Internet

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Internet

a global ‘web’ of COMPUTER networks which use the same agreed ‘protocols’ (agreed methods of communication). The WORLD WIDE WEB (www or ‘the web’) is a vast collection of computers able to support multi-media formats and accessible via web-browsers' (search and navigation tools). Data stored in these computers (‘servers’) is organized into pages with hypertext links, each page having a unique address.

Connection to the web usually requires access to a personal computer, a modem and a telephone line, although it is now possible to receive television-based Internet services.

The Internet is increasingly used by businesses for the conduct of electronic commerce (E-COMMERCE, for short), and has thus provided a new powerful alternative means to conventional distribution channels of selling goods. See MARKET.

In 2004 around 9 million households in the UK owned personal computers with some 7 million of these using the Internet. The number of people worldwide using the Internet is estimated at 300 million and rising rapidly. See CUSTOMER RELATIONSHIP MANAGEMENT.

Internet

a global ‘web’ of COMPUTER networks that use the same agreed ‘protocols’ (agreed methods of communication). The WORLD WIDE WEB (www or ‘the web’) is a vast collection of computers able to support multimedia formats and accessible via ‘web-browsers’ (search and navigation tools). Data stored in these computers (‘servers’) is organized into pages with hypertext links, each page having a unique address.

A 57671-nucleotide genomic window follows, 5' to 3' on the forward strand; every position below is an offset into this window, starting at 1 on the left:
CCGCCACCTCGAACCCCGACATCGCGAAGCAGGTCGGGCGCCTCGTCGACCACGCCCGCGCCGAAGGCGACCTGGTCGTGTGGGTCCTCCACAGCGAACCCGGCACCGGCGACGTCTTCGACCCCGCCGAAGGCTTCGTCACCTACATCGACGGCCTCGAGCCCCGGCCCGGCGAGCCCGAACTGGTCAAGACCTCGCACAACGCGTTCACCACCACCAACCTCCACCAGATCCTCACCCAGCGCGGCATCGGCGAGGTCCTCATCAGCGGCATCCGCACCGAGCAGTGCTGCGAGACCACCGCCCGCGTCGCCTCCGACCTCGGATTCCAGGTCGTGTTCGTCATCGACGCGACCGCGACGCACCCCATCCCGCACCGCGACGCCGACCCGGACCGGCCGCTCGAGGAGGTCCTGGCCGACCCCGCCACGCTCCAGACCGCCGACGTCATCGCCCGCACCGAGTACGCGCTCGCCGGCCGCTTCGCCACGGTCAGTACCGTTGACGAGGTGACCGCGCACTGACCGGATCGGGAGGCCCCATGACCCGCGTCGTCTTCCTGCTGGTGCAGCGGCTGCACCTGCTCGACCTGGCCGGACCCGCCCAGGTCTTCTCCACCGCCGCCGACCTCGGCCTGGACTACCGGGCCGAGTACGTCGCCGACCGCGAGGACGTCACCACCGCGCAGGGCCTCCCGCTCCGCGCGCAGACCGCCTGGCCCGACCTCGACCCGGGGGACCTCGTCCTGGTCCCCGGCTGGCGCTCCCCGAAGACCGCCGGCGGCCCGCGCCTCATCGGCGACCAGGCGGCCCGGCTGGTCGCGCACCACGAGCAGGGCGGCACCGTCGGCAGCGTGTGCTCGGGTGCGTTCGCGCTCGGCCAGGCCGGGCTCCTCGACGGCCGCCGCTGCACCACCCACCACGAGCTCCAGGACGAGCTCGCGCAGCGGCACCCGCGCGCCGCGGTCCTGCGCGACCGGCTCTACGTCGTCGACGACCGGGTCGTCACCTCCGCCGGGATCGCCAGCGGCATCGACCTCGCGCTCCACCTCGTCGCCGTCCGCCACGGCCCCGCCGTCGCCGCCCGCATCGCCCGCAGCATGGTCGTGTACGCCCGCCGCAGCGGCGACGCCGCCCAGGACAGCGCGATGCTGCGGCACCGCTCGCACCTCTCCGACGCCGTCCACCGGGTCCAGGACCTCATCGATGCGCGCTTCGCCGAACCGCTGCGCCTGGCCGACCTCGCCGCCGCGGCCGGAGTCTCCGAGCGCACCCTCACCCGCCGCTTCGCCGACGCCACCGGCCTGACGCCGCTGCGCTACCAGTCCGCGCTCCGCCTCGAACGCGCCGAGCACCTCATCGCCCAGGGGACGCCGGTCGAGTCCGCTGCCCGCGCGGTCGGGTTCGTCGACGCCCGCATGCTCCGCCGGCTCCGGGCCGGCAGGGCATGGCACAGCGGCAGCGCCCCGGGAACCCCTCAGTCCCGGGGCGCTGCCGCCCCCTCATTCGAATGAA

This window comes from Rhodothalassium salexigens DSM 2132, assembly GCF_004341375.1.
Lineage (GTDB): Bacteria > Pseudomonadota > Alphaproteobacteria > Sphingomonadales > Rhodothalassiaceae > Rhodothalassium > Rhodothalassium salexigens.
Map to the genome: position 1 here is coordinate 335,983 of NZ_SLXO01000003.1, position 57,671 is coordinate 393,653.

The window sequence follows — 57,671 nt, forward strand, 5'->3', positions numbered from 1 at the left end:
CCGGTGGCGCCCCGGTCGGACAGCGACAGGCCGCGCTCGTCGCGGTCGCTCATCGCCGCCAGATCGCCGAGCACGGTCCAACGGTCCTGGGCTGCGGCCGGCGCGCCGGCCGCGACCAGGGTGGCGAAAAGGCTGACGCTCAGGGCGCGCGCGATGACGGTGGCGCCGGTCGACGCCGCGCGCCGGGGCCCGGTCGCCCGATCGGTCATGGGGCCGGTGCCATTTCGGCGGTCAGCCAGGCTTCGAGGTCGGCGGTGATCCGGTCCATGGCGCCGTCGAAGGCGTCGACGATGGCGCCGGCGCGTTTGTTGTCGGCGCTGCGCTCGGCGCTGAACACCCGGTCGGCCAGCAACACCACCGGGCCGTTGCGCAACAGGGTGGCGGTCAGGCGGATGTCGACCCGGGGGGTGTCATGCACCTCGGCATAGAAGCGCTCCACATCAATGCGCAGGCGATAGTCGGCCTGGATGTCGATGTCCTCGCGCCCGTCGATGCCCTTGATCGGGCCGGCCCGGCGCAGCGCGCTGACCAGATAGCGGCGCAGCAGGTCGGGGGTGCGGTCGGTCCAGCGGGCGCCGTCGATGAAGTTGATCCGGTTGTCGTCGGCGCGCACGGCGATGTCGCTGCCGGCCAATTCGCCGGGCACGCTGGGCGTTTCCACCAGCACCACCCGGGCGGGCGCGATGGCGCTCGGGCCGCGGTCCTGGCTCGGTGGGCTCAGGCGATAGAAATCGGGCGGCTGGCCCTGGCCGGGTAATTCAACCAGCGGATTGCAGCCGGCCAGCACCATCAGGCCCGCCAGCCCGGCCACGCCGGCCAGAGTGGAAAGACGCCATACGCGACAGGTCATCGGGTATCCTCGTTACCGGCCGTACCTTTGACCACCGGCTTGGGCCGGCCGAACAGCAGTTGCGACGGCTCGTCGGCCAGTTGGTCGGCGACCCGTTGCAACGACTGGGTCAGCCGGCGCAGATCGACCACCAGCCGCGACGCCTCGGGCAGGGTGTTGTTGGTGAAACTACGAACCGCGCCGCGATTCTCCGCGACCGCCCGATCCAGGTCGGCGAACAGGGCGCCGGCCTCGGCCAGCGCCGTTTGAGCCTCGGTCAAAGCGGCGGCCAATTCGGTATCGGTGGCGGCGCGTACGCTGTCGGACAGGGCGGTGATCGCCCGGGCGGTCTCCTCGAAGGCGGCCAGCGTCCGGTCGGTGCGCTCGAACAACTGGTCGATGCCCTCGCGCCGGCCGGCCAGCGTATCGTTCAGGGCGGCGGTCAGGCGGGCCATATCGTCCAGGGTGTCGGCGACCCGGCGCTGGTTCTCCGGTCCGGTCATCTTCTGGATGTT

Connection to the web usually requires access to a personal computer, a modem and a telephone line, although it is now possible to receive television-based Internet services.

The Internet is increasingly used by businesses for the conduct of electronic commerce (E-COMMERCE, for short) and has thus provided a new powerful alternative means to conventional distribution channels of selling goods. This has helped many smaller firms to break into markets previously dominated by large companies.

See BARRIERS TO ENTRY.

References in periodicals archive ?
Perhaps the solution to a catastrophic cyberspace event can come from an outsider--a cyber ugly duckling or a cyber frog prince(ss).
The Conference provided the platform for building a community of common future in cyberspace, promoting worldwide respect for diversity, focusing on mutual development, forging consensus and boosting innovation.
Freedom thus in cyberspace should not be exercised without the concomitant responsibility of its users.
The cyberspace domain also seems limitless given the man-made, malleable terrain.
The greatest benefit of Cyberspace in Peace and War is that it removes the rose-colored glasses that cyberspace is the final domain of conflict, one which will solve or create problems independent of other domains.
Cyberspace is composed of information and connections in a virtual space but is grounded in the physical world.
20A, "Department of the Navy Cyberspace Information Technology and Cybersecurity Workforce (DON Cyber IT/CSWF) Management and Qualification" we now have new definitions of a DoD Cyberspace Workforce.
The world needs a fluid and frank dialogue among states, the private sector, and civil society in order to guarantee the security of cyberspace.
One important point emerging from the definition is that while the Internet is part of cyberspace, it is not all of cyberspace.
Relevant cyber doctrine will ensure that Army leaders are equipping the force to operate successfully throughout the cyberspace domain and the electromagnetic spectrum.
A press release issued by the Embassy of South Korea in Amman on Saturday said the event which will be held under the theme "Global Prosperity through an Open and Secure Cyberspace - Opportunities, Threats and Cooperation" will focus on six themes including economic growth and development, social and cultural benefits, cube security, international security, cybercrime and capacity building.